It would later be revealed that Terry McGiness was in fact Bruce Wayne’s biological son.

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The second Batman, Terry McGiness. Despite his popularity, Terry would not be incorporated into the mainstream comics until 2014 with the new 52 crossover series.

In 1993 one of Batman’s most iconic enemies, Bane would be introduced in the Nightfall arc. Bane would be responsible for breaking the Dark Knights back. For the first time someone other than Bruce Wayne, Jean Paul Valley would be forced to don the suit until Bruce Wayne was able to recover.

Batman would continue to enjoy further acclaim with the No Man’s Land and Hush story arcs, both of which would go on to influence further stories and adaptations.

21st century

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Throughout the first decade of the 21st century Batman would continue to enjoy mainstream success due to the Christopher Nolan trilogy, which reached its peak with The Dark Knight, the second entry in the series. The Nolan trilogy presented audiences with a more realistic, gritty interpretation of the Caped Crusader than any before.

Despite Batman’s popularity however, DC would seemingly kill the New Earth version of Batman in 2008 in the major crossover story Infinite Crisis. Batman seemingly died in action against Superman’s enemy Darkseid, with Dick Grayson taking his place as the new Batman, and Damian Wayne, Bruce’s son taking over as the new Robin.

It would later be revealed however that Batman had simply been sent backwards in time by Darkseid’s Omega beams, and Bruce Wayne would make his return in 2010. Just over a year later however the New Earth Batman’s adventures would come to an end in 2011 when DC rebooted its titles with the New 52 crossover series.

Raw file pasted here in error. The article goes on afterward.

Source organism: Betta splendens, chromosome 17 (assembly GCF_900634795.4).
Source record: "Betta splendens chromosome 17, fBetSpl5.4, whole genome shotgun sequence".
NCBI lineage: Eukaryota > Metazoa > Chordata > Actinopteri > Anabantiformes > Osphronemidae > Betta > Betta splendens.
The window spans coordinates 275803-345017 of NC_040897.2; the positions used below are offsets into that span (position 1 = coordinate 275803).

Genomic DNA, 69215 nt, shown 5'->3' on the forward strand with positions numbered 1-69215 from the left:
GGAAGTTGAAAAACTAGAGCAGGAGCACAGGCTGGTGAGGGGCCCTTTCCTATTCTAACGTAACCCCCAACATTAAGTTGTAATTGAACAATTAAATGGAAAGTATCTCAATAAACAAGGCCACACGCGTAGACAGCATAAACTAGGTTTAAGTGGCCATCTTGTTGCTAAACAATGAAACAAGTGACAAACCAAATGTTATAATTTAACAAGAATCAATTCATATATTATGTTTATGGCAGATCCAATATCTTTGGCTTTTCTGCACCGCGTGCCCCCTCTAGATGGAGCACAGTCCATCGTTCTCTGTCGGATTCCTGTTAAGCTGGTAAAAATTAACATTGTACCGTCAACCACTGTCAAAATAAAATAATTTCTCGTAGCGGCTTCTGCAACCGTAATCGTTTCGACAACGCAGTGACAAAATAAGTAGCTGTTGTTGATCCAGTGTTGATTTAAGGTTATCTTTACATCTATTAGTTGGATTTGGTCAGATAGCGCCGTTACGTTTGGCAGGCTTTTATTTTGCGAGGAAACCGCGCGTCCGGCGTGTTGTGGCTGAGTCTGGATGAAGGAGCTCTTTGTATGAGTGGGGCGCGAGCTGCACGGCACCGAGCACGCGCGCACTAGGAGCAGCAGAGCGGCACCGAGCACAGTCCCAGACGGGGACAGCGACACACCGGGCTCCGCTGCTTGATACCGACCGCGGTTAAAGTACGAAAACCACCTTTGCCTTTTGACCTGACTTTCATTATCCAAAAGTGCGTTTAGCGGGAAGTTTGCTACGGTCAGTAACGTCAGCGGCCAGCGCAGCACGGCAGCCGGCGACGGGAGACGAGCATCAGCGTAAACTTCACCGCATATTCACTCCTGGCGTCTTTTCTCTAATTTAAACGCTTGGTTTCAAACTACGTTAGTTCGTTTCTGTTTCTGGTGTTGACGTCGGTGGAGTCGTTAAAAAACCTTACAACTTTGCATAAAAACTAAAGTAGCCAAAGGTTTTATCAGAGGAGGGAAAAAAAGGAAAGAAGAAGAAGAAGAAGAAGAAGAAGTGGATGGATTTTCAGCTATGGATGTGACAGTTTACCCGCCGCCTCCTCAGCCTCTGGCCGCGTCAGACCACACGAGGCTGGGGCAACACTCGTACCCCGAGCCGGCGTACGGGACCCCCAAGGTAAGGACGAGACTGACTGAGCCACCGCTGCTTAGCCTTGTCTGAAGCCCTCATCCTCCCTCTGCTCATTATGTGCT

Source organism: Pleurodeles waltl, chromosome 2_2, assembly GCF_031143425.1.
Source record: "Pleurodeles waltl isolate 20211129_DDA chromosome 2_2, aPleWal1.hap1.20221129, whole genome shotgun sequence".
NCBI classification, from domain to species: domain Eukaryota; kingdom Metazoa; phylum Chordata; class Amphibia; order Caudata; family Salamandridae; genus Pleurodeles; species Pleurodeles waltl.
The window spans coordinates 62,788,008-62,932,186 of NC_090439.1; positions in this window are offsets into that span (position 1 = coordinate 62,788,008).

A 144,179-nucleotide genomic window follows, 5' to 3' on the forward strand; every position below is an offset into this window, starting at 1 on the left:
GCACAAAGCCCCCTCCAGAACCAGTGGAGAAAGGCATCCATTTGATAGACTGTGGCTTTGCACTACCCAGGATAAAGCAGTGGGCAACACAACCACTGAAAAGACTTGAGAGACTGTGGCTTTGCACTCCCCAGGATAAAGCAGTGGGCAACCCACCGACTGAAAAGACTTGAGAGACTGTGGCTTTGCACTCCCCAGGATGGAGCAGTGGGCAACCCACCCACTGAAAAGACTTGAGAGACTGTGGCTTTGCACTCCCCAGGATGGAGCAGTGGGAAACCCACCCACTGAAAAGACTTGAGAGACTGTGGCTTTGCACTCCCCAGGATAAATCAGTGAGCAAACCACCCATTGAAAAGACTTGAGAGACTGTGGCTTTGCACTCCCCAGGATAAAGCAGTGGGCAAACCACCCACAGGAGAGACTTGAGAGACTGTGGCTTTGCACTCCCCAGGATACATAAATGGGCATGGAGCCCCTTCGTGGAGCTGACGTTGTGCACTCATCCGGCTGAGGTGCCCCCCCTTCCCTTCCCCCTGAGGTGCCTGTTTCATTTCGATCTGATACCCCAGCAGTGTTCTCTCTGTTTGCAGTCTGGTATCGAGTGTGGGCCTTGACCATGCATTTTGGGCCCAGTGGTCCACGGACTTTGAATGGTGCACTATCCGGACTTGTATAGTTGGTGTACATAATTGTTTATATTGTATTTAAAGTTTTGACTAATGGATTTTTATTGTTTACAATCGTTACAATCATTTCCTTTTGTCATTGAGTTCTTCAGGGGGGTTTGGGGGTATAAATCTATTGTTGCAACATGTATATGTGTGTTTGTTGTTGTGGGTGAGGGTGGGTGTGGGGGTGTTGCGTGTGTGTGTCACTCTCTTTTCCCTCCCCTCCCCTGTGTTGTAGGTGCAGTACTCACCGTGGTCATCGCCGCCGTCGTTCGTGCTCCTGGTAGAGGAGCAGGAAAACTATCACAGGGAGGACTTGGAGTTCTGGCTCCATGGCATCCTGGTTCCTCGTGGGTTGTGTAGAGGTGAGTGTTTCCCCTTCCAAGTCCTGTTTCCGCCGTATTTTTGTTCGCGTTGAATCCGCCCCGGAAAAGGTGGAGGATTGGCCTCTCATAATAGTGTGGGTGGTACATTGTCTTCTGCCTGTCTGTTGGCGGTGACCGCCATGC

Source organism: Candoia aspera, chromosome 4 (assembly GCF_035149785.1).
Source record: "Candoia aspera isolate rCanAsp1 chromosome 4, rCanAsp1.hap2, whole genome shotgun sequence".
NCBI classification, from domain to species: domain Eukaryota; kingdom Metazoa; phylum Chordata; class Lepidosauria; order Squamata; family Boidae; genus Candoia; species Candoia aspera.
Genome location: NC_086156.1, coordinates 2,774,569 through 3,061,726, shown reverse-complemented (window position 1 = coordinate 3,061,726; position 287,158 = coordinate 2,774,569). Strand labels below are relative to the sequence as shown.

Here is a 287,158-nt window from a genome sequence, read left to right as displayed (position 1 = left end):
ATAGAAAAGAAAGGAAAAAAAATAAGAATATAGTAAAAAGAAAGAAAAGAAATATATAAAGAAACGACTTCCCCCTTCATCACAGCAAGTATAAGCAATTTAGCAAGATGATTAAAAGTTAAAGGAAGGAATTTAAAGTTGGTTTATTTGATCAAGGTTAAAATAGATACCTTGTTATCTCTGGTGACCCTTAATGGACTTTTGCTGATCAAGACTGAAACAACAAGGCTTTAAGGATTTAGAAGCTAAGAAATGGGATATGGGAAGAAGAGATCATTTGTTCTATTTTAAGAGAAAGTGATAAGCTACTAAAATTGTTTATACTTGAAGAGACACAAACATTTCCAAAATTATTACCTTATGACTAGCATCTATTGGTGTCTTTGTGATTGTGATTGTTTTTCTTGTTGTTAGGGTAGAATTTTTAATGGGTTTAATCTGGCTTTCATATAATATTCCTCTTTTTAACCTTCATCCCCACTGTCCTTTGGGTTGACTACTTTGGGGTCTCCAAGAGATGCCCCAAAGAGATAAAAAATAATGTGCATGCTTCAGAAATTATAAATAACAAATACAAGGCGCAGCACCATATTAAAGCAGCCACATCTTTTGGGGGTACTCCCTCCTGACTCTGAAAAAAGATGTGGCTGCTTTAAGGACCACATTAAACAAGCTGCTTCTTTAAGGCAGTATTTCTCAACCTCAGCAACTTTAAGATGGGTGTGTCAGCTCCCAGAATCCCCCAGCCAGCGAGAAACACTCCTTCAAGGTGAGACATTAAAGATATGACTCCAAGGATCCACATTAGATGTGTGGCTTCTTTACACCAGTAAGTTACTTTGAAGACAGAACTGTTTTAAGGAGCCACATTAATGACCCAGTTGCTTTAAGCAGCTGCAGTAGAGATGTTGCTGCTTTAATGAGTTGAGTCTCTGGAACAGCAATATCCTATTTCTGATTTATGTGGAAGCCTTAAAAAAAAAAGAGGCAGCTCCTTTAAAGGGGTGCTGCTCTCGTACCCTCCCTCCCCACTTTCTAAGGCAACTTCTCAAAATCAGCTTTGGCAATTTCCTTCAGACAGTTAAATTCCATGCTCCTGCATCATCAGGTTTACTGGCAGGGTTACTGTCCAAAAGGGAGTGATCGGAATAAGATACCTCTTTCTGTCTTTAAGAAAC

Since 2011 DC has followed the Batman of Prime Earth’s adventures, though as the full multiverse has been restored then the Batmen of Earth One, and New Earth now both still exist, as does the Huntress of Earth 2.

As of the writing of this article Batman still maintains a large presence in popular culture, and with no signs of slowing down its doubtless that we will continue to see more adventures from the Batman of Earth Prime and dozens of other universes for decades to come.

In the next entry of the series we will examine the influences on Batman and the influence the character has had on popular culture.

 

 

My Favourite Heroes: Batman: Part 1: Why Do We Love Batman

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Batman is arguably the most popular superhero of all time. Originally created by Bob Kane and Bill Finger in 1939 for National Comics (later known as DC Comics.) Batman is a masked crime fighter who operates in Gotham, a city rife with corruption and crime.